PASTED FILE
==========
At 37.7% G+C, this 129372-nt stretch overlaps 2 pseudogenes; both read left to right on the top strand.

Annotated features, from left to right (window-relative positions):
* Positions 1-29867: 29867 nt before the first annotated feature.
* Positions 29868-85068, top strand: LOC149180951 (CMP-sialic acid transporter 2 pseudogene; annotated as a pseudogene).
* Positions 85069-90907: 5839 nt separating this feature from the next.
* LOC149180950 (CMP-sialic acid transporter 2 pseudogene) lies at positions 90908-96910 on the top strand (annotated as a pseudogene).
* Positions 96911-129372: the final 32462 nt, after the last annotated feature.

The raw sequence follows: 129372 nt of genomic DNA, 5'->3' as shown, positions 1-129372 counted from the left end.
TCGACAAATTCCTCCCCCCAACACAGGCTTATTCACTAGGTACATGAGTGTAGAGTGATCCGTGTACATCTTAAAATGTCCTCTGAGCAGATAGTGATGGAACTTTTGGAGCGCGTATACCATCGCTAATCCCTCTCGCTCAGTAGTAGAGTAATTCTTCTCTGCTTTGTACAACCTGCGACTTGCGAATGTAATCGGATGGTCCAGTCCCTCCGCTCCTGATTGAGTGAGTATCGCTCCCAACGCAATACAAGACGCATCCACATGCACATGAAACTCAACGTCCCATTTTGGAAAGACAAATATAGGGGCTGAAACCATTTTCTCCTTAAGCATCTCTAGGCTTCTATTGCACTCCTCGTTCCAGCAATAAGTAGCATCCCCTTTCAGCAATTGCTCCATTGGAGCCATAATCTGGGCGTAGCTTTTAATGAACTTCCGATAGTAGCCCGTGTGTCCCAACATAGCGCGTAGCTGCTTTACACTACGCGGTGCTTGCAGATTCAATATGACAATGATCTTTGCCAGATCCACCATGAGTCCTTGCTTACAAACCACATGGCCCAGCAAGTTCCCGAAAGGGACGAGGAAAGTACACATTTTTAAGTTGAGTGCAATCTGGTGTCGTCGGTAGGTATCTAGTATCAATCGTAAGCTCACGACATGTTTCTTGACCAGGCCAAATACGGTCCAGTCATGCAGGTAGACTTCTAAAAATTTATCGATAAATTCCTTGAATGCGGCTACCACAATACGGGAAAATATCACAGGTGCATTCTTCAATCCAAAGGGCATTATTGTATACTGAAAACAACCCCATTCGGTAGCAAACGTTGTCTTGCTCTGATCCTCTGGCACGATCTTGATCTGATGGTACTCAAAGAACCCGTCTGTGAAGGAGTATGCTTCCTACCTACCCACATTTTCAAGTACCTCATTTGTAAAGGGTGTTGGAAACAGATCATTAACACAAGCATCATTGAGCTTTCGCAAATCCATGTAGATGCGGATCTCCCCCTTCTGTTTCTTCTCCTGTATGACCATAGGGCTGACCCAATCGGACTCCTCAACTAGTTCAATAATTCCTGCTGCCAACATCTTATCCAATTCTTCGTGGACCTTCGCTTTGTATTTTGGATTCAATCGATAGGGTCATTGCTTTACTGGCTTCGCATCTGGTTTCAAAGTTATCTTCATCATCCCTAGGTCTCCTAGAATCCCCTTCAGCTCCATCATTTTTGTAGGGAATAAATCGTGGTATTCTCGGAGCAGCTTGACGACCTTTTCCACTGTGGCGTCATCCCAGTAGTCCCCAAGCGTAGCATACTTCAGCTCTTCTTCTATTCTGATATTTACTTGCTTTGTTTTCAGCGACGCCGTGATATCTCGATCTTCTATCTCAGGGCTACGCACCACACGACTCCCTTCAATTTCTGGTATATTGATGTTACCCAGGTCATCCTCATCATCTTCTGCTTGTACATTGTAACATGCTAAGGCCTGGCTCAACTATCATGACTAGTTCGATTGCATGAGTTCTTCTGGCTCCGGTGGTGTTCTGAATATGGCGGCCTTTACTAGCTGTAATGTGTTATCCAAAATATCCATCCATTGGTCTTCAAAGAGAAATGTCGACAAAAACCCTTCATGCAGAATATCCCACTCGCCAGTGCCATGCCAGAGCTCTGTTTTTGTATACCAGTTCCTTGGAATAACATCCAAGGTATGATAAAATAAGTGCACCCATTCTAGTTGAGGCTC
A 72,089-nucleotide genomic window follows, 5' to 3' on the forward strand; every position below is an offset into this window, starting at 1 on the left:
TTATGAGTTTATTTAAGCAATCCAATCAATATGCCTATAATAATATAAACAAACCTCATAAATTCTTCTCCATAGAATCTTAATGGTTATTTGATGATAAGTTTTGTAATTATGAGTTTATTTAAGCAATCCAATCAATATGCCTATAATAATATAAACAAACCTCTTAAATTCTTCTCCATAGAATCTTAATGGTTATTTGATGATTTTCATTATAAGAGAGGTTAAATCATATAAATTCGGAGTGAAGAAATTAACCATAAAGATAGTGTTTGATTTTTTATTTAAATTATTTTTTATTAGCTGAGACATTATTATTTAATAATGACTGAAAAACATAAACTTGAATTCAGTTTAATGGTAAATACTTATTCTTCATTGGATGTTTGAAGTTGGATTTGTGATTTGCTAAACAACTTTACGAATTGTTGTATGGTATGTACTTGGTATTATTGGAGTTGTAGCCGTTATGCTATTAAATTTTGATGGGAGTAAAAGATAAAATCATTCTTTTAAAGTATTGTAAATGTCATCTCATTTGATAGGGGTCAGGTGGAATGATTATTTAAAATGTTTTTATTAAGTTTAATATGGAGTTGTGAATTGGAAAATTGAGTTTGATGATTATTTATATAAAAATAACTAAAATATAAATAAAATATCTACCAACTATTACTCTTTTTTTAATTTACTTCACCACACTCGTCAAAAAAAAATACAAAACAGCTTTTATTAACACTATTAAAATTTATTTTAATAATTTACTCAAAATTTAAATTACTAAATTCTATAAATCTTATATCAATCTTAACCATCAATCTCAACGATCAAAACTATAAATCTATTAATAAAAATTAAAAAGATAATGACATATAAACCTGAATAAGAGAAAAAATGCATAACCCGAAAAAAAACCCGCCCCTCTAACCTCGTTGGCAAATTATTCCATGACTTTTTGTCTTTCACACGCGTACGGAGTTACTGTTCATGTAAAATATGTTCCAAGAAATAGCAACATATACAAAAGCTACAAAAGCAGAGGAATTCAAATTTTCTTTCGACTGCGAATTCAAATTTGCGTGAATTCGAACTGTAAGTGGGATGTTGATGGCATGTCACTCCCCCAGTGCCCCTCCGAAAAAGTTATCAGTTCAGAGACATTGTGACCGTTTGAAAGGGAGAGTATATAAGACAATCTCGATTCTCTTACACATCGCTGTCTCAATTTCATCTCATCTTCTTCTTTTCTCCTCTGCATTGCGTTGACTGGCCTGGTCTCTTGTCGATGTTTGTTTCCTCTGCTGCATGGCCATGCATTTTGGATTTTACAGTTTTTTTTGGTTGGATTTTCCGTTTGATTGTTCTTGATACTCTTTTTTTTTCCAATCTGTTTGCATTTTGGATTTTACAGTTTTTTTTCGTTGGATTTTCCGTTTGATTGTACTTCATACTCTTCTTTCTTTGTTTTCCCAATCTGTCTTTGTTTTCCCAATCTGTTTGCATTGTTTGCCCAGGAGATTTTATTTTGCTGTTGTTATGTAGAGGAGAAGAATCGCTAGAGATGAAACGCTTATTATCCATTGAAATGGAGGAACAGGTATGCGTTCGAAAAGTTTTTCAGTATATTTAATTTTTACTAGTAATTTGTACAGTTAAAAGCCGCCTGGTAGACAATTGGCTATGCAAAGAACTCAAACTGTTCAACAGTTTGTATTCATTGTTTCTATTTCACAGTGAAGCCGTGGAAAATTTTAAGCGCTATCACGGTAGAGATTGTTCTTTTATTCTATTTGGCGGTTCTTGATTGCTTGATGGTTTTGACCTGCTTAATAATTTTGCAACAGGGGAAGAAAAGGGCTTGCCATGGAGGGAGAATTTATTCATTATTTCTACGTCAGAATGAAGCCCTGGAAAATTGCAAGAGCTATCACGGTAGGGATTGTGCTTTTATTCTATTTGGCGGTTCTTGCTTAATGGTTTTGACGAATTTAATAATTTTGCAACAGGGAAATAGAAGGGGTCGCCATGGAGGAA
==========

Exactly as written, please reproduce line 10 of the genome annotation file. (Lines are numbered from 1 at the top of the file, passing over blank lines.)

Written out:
A 72,089-nucleotide genomic window follows, 5' to 3' on the forward strand; every position below is an offset into this window, starting at 1 on the left: